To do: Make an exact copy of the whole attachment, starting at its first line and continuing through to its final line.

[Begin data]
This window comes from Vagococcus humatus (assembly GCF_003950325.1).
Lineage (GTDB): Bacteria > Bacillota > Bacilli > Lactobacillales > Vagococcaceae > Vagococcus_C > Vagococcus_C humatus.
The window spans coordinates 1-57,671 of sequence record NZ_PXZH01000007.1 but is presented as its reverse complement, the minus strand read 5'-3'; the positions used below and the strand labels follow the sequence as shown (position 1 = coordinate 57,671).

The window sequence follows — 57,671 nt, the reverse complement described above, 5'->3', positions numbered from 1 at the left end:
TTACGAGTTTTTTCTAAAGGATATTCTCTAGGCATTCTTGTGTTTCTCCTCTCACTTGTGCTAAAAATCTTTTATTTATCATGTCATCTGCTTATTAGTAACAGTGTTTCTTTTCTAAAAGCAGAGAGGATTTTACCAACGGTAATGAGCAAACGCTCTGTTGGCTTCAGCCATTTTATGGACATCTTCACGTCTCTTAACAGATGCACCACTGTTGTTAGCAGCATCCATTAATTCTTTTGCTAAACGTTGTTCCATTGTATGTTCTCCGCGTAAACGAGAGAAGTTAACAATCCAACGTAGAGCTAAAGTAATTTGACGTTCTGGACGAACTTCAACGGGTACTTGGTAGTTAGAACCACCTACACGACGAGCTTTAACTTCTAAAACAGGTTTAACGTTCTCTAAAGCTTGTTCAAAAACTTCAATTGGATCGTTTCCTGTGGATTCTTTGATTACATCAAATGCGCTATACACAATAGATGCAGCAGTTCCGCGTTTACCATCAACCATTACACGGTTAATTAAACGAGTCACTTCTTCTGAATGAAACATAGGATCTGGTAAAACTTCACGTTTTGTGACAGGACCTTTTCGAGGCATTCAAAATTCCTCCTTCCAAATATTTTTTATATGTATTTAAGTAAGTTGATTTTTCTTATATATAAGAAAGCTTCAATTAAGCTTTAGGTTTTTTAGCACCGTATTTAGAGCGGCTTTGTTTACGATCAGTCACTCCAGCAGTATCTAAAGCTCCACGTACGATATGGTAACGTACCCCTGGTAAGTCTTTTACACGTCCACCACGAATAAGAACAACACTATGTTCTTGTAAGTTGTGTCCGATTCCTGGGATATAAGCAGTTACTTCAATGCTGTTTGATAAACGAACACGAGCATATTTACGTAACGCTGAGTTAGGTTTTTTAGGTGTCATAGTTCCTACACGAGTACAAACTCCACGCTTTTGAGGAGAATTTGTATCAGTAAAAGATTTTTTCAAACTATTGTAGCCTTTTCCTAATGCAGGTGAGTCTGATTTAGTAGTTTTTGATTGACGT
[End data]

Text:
This window comes from Vagococcus humatus (assembly GCF_003950325.1).
Lineage (GTDB): Bacteria > Bacillota > Bacilli > Lactobacillales > Vagococcaceae > Vagococcus_C > Vagococcus_C humatus.
The window spans coordinates 1-57,671 of sequence record NZ_PXZH01000007.1 but is presented as its reverse complement, the minus strand read 5'-3'; the positions used below and the strand labels follow the sequence as shown (position 1 = coordinate 57,671).

The window sequence follows — 57,671 nt, the reverse complement described above, 5'->3', positions numbered from 1 at the left end:
TTACGAGTTTTTTCTAAAGGATATTCTCTAGGCATTCTTGTGTTTCTCCTCTCACTTGTGCTAAAAATCTTTTATTTATCATGTCATCTGCTTATTAGTAACAGTGTTTCTTTTCTAAAAGCAGAGAGGATTTTACCAACGGTAATGAGCAAACGCTCTGTTGGCTTCAGCCATTTTATGGACATCTTCACGTCTCTTAACAGATGCACCACTGTTGTTAGCAGCATCCATTAATTCTTTTGCTAAACGTTGTTCCATTGTATGTTCTCCGCGTAAACGAGAGAAGTTAACAATCCAACGTAGAGCTAAAGTAATTTGACGTTCTGGACGAACTTCAACGGGTACTTGGTAGTTAGAACCACCTACACGACGAGCTTTAACTTCTAAAACAGGTTTAACGTTCTCTAAAGCTTGTTCAAAAACTTCAATTGGATCGTTTCCTGTGGATTCTTTGATTACATCAAATGCGCTATACACAATAGATGCAGCAGTTCCGCGTTTACCATCAACCATTACACGGTTAATTAAACGAGTCACTTCTTCTGAATGAAACATAGGATCTGGTAAAACTTCACGTTTTGTGACAGGACCTTTTCGAGGCATTCAAAATTCCTCCTTCCAAATATTTTTTATATGTATTTAAGTAAGTTGATTTTTCTTATATATAAGAAAGCTTCAATTAAGCTTTAGGTTTTTTAGCACCGTATTTAGAGCGGCTTTGTTTACGATCAGTCACTCCAGCAGTATCTAAAGCTCCACGTACGATATGGTAACGTACCCCTGGTAAGTCTTTTACACGTCCACCACGAATAAGAACAACACTATGTTCTTGTAAGTTGTGTCCGATTCCTGGGATATAAGCAGTTACTTCAATGCTGTTTGATAAACGAACACGAGCATATTTACGTAACGCTGAGTTAGGTTTTTTAGGTGTCATAGTTCCTACACGAGTACAAACTCCACGCTTTTGAGGAGAATTTGTATCAGTAAAAGATTTTTTCAAACTATTGTAGCCTTTTCCTAATGCAGGTGAGTCTGATTTAGTAGTTTTTGATTGACGT